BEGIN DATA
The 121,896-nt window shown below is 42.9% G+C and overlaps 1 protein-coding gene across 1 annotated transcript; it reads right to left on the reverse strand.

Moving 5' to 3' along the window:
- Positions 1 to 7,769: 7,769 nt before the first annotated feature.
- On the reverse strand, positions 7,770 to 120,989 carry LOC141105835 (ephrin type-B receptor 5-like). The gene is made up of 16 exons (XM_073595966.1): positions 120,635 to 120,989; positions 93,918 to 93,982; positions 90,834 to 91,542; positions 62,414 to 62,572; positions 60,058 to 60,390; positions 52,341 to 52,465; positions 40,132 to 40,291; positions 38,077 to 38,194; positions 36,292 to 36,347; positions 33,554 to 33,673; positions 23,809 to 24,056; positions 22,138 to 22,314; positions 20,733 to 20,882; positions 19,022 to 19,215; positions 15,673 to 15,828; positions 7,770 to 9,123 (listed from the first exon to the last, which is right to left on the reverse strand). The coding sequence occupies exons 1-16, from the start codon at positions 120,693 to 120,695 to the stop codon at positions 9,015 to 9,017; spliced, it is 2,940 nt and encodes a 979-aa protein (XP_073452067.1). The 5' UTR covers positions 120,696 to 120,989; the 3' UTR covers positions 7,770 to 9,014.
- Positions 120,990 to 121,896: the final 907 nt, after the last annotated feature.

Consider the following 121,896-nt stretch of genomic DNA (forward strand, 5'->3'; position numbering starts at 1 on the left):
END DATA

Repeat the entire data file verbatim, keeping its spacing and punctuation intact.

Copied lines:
The 121,896-nt window shown below is 42.9% G+C and overlaps 1 protein-coding gene across 1 annotated transcript; it reads right to left on the reverse strand.

Moving 5' to 3' along the window:
- Positions 1 to 7,769: 7,769 nt before the first annotated feature.
- On the reverse strand, positions 7,770 to 120,989 carry LOC141105835 (ephrin type-B receptor 5-like). The gene is made up of 16 exons (XM_073595966.1): positions 120,635 to 120,989; positions 93,918 to 93,982; positions 90,834 to 91,542; positions 62,414 to 62,572; positions 60,058 to 60,390; positions 52,341 to 52,465; positions 40,132 to 40,291; positions 38,077 to 38,194; positions 36,292 to 36,347; positions 33,554 to 33,673; positions 23,809 to 24,056; positions 22,138 to 22,314; positions 20,733 to 20,882; positions 19,022 to 19,215; positions 15,673 to 15,828; positions 7,770 to 9,123 (listed from the first exon to the last, which is right to left on the reverse strand). The coding sequence occupies exons 1-16, from the start codon at positions 120,693 to 120,695 to the stop codon at positions 9,015 to 9,017; spliced, it is 2,940 nt and encodes a 979-aa protein (XP_073452067.1). The 5' UTR covers positions 120,696 to 120,989; the 3' UTR covers positions 7,770 to 9,014.
- Positions 120,990 to 121,896: the final 907 nt, after the last annotated feature.

Consider the following 121,896-nt stretch of genomic DNA (forward strand, 5'->3'; position numbering starts at 1 on the left):